Three Imaginary Girls

Seattle's Indie-Pop Press – Music Reviews, Film Reviews, and Big Fun

Ever heard of Holocene Music? Don't feel bad if you haven't — there are only three artists on the label, according to their website. However, if due justice is given, you just might hear a lot of HCM soon, because of one of those bands, The Shaky Hands. Hailing from Portland, Oregon, The Shaky Hands tread a path all their own, while retaining the emotional intelligence and unique aural explorations that have come to define PDX music. Their full-length, self-titled debut is a great first impression for the band, and very well might give their modest label something to keep them busy for a while.

Speaking of first impressions, the record begins with a peculiar intro which is probably best treated with amused disregard. In the opening track, "Whales Sing," the first sound that meets your eardrums upon pressing play is a thirty-second instrumental medley of "whale noises" which sounds far more like a primitive tribe worshipping the God of the Squeaky Door Hinge. It sets a surreal, almost ominous mood, which is quickly overtaken by a pleasantly catchy bassline and metronomic snare/tambourine rhythm — quite a welcome transition (I mean, who wants to hear a discomfiting song called "Whales Sing" anyway?). Then the song takes off like a well-oiled machine, with a soft blanket of organs underneath and quick flurries of guitar above. After another thirty seconds or so (just long enough to give a relaxed, no-hurry vibe), Nick Delffs drops in with his fluttering vocals, which immediately exude a feeling both naive and wise, young-blooded and old-souled. He has the type of charismatic, identifiable voice that doesn't always need to hit the right note to strike a chord in the listener.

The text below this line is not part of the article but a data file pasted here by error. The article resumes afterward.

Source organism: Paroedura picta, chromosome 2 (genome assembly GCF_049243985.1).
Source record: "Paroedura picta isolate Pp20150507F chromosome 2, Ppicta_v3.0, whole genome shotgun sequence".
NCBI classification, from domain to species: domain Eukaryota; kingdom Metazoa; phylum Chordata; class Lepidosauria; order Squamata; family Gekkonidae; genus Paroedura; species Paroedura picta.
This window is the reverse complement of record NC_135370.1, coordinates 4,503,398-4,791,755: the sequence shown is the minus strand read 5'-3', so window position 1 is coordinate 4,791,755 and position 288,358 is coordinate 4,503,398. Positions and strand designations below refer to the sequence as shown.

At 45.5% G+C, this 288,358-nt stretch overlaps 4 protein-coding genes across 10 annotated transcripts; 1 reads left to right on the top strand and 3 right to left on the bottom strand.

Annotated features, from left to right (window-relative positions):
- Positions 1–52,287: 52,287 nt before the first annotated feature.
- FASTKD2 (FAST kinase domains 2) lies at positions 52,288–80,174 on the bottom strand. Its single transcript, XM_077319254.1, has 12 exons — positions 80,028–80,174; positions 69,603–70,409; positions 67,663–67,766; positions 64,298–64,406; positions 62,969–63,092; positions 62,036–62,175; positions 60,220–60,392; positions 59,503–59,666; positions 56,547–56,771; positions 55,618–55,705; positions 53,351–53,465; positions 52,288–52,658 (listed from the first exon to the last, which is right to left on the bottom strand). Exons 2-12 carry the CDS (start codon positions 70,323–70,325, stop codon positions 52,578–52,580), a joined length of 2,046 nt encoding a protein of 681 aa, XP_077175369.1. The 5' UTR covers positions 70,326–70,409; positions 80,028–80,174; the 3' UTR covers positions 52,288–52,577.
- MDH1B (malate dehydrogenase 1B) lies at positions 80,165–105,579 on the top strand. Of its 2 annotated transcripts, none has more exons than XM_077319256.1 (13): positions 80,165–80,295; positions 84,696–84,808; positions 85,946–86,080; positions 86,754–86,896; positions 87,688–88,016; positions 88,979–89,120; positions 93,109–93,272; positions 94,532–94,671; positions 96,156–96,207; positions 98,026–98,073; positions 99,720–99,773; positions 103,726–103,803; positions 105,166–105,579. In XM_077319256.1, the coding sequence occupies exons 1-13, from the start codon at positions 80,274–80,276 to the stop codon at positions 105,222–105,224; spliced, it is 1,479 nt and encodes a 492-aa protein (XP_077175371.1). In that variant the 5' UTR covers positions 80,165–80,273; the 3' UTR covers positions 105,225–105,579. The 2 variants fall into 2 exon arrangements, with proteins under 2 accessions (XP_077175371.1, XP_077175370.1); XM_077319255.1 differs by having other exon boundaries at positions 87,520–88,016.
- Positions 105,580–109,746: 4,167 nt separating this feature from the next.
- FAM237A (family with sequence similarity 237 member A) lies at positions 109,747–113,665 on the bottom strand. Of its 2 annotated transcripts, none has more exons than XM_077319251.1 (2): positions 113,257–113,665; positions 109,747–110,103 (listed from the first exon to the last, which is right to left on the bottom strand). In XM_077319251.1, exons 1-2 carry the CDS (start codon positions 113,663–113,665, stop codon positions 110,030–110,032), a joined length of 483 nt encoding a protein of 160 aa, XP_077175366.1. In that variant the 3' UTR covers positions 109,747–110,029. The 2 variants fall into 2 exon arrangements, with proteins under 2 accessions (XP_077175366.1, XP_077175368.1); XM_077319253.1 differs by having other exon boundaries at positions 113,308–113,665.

At 3:53, "Whales Sing" is the longest track on the record by a considerable margin, mostly on account of the minute-long lead-in. The thirteen songs average about three minutes each, and though they tend to feel a little short, they don't seem any bit less full and complete than songs nearly twice their size. The record flips between electric and acoustic guitar, each of which have their distinct and innovative qualities. Their electric numbers are gleeful indie-pop headboppers, from "The Sleepless," with its muted staccato verses and puissant legato choruses to "Host Your Day," which dances the line between energetic indie and abated punk. In the acoustic realm, "Summer's Life" bounces among hand claps and harmonicas, while "Another World Parts 1 and 2" drift along side by side with strikingly mystical beauty.

Much of the record marvels in childish wonder and the giddiness of innocent love, as perceived through the romanticized lens of adult hindsight. It's a wonderful exploration through sugar-coated memories, each song a morsel in its own right. In some parts the lyrics go deep enough to reach a slightly bitter or sour center, though they never lose their virtue. The Shaky Hands have dug through their minds and have come up with something simple, universal, and cozy.